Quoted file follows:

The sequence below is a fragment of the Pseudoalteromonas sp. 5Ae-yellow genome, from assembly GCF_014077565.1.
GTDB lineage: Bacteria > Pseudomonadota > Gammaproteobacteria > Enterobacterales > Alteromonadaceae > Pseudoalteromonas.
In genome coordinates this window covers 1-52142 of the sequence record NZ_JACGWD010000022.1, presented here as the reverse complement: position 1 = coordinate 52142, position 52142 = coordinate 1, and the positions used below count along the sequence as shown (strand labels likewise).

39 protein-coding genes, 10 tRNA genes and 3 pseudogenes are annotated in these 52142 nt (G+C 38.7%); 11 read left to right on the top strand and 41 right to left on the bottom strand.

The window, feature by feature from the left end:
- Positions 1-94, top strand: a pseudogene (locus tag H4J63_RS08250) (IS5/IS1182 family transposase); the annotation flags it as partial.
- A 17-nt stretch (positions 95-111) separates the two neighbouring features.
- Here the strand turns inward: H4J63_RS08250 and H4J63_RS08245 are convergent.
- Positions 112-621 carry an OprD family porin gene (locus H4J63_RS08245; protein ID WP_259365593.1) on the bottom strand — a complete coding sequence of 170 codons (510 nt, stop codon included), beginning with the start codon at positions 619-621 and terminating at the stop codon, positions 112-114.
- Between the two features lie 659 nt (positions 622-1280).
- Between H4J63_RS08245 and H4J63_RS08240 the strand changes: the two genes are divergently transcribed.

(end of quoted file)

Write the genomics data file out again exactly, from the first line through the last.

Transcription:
The sequence below is a fragment of the Pseudoalteromonas sp. 5Ae-yellow genome, from assembly GCF_014077565.1.
GTDB lineage: Bacteria > Pseudomonadota > Gammaproteobacteria > Enterobacterales > Alteromonadaceae > Pseudoalteromonas.
In genome coordinates this window covers 1-52142 of the sequence record NZ_JACGWD010000022.1, presented here as the reverse complement: position 1 = coordinate 52142, position 52142 = coordinate 1, and the positions used below count along the sequence as shown (strand labels likewise).

39 protein-coding genes, 10 tRNA genes and 3 pseudogenes are annotated in these 52142 nt (G+C 38.7%); 11 read left to right on the top strand and 41 right to left on the bottom strand.

The window, feature by feature from the left end:
- Positions 1-94, top strand: a pseudogene (locus tag H4J63_RS08250) (IS5/IS1182 family transposase); the annotation flags it as partial.
- A 17-nt stretch (positions 95-111) separates the two neighbouring features.
- Here the strand turns inward: H4J63_RS08250 and H4J63_RS08245 are convergent.
- Positions 112-621 carry an OprD family porin gene (locus H4J63_RS08245; protein ID WP_259365593.1) on the bottom strand — a complete coding sequence of 170 codons (510 nt, stop codon included), beginning with the start codon at positions 619-621 and terminating at the stop codon, positions 112-114.
- Between the two features lie 659 nt (positions 622-1280).
- Between H4J63_RS08245 and H4J63_RS08240 the strand changes: the two genes are divergently transcribed.